TV Review: Ripper Street Season 4

Monday 14 March 2016 by

Ripper Street, Season 4, Amazon Prime, TV, Matthew Macfadyen, Jerome Flynn, Adam Rothenburg

I’ve been a big fan of Ripper Street from day one. It has an excellent cast (Matthew Macfadyen and Jerome Flynn head up the male-dominant cast), and the storylines are dark, exciting and intense. Set in Victorian London, shortly after Jack the Ripper, Detective Inspector Edmund Reid (Macfadyen) sets about trying to keep the streets safe – which is never easy.

For some unfathomable reason, Ripper Street was dropped by the BBC – but thankfully picked up by Amazon Prime. The fourth season has recently finished, and there is now news that the fifth will be the final. If you haven’t watched the first three seasons, not a lot of this will make sense, so you might need to watch it all first!

Season four begins three years after Reid has retired to the coast with Mathilda, his daughter (Anna Burnett). Instead, Bennet Drake (Flynn) is head of the force, which has new headquarters and new staff – including Frank Thatcher (Benjamin O’Mahoney) and “Drum” Drummond (Matthew Lewis). Meanwhile, Jackson (Adam Rothenberg) is hell bent on freeing Susan (MyAnna Buring) from her incarceration and impending death. Keeping up yet?

There are several threads to follow this season – from the Golem murders to the animalistic mauling of victims by an unseen foe. It is in to this that Reid returns, causing friction with Flynn, and stirring up old problems.

You have to watch this series closely because things can get complicated really quickly. But every second of it is worthwhile – the cast is simply outstanding, and the sets are stunning. This is gritty, and scary and romantic and all the things you want from a period drama – just with added blood. There’s nothing out there quite like Ripper Street (the closest I can get is Peaky Blinders). The dialogue is phenomenal, and the plotlines addictive. They have deliberately swerved from the standard salacious Ripper story and decided instead to focus on what it would be like living in Victorian London, on rough streets, with added murder and subterfuge.

The dynamics in season four are different from the previous seasons, which throws up a lot of new curves and questions – and the finale is so inevitable and yet so upsetting I can’t even talk about it. Every season ends with a “where are they even going to go from here” moment, and yet this one takes the biscuit. A lot of TV series rely heavily on plot twists, explosions and cliffhangers to make their finales memorable, but the joy of Ripper Street is that – although shocking – there is something inevitable about the conclusion.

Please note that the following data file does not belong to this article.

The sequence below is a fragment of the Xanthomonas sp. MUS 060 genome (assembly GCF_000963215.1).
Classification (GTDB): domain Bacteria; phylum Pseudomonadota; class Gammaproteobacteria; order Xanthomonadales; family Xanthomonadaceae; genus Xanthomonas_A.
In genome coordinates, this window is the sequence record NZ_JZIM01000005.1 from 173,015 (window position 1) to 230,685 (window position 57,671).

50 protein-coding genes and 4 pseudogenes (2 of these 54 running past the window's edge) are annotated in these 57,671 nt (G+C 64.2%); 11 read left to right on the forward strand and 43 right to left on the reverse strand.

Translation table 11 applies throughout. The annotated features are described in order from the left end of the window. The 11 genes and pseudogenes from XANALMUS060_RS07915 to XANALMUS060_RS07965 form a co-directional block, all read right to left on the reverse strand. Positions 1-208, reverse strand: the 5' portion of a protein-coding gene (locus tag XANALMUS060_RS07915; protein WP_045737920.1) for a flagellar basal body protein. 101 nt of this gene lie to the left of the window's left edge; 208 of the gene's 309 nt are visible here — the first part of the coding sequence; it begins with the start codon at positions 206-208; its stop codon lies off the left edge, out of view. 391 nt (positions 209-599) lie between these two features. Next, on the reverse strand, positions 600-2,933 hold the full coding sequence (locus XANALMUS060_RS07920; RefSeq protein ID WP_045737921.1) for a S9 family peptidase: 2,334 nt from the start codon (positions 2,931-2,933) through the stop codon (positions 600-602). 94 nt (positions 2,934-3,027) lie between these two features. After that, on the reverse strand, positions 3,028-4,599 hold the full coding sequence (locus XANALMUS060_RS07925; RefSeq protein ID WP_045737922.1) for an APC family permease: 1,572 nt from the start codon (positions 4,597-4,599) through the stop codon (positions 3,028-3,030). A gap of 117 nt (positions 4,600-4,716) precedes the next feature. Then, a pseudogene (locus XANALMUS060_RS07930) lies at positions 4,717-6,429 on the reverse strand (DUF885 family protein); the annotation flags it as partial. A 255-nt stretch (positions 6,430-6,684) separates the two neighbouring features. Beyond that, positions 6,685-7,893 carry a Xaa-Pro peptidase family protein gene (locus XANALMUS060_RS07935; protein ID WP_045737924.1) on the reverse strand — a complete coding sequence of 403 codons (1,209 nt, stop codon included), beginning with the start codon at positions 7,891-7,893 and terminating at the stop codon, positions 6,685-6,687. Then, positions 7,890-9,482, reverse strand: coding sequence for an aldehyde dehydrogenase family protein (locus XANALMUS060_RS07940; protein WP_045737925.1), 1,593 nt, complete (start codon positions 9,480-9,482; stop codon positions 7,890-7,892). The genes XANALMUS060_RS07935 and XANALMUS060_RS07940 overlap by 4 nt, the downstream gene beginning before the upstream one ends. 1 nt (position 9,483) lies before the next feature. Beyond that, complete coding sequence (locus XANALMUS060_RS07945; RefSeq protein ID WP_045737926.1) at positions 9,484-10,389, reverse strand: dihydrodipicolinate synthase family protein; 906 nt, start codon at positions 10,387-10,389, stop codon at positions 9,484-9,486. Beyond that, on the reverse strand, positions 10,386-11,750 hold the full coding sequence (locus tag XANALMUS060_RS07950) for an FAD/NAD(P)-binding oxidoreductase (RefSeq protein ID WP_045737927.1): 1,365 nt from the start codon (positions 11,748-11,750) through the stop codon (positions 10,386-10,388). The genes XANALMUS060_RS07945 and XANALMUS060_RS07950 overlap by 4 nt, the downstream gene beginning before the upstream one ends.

But – and I’ve said it before – it is the cast that truly make this a memorable show. It’s a small cast in some respects, but the quality of acting is simply outstanding. They are just astonishing. Macfadyen, Flynn and Rothenberg make up one of the most engaging, realistic trio of protagonists I’ve seen in a very long time – they are mesmerising to watch, especially in scenes together. And Buring as Long Susan is just my favourite. I have a bit of a girlcrush on her – strong, clever, and witty, she puts all the men to shame time and time again. By far, she is the best character.

The introduction of the new staff throw up some interesting dynamics which – if the series had been longer – could have been better explored. There is a disappointment that this is only six episodes long. Although the plotlines are resolved in a six-part arc, there is a lot left unsaid and unexplored simply because there isn’t time. I think it’s a credit to the writers that you feel the added depths of it, rather than feeling like you are giving a superficial overview.

I am really disappointed that season five will be the last of Ripper Street. Of course it has to come to its end, and it’s a credit to the producers and writers that it is coming to its natural end rather than an enforced finish point, but there is still a part of me that hopes for some kind of spin off – just so I can stay in that world forever.

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